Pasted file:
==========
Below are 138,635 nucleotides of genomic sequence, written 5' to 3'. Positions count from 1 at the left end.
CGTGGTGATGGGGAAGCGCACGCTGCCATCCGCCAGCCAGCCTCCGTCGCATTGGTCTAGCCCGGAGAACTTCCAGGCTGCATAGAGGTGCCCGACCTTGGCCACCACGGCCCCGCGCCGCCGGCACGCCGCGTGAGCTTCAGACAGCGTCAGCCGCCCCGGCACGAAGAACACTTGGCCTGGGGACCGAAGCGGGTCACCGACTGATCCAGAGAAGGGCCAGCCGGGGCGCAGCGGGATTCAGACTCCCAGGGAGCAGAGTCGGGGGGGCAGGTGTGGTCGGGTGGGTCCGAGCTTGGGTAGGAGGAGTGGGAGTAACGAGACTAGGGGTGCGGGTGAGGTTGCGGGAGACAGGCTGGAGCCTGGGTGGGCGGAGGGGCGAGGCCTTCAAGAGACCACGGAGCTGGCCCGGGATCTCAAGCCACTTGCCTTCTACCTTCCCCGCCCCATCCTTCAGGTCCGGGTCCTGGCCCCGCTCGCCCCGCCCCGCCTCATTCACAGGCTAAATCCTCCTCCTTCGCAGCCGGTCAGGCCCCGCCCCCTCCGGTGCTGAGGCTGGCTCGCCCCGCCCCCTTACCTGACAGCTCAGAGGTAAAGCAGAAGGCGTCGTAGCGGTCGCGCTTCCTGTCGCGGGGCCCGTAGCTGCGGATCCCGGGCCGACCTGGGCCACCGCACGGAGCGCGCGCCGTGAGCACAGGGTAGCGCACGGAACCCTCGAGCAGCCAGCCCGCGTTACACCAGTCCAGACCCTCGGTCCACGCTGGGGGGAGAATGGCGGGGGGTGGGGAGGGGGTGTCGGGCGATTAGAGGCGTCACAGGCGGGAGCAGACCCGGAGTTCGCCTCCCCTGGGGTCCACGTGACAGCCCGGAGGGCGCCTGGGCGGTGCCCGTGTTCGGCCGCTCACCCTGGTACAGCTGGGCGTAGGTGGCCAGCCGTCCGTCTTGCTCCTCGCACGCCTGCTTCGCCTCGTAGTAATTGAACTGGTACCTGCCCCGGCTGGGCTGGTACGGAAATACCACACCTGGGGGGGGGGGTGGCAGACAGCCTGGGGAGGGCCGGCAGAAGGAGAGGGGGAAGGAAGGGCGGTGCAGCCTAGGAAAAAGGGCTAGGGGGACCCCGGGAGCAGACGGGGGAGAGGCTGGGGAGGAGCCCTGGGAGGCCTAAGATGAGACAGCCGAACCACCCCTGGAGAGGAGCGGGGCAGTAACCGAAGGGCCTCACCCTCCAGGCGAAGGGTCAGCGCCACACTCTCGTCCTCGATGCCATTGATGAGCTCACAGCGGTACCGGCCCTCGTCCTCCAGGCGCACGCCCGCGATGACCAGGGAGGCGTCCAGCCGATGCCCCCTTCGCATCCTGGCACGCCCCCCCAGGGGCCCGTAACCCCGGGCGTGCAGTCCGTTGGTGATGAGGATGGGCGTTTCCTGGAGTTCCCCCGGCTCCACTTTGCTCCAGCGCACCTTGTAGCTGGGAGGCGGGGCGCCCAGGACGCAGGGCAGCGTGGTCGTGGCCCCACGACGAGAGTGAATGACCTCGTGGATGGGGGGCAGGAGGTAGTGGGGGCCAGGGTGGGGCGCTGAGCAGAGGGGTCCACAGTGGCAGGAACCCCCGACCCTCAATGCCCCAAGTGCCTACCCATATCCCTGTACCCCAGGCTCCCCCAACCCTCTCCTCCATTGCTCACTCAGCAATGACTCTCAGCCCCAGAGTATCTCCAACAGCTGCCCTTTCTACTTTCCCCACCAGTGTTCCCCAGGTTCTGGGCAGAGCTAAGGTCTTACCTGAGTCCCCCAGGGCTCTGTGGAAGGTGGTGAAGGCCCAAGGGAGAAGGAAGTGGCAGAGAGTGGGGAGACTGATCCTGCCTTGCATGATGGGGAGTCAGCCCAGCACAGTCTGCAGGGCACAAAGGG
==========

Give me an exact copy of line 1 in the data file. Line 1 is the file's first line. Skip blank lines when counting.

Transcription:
Below are 138,635 nucleotides of genomic sequence, written 5' to 3'. Positions count from 1 at the left end.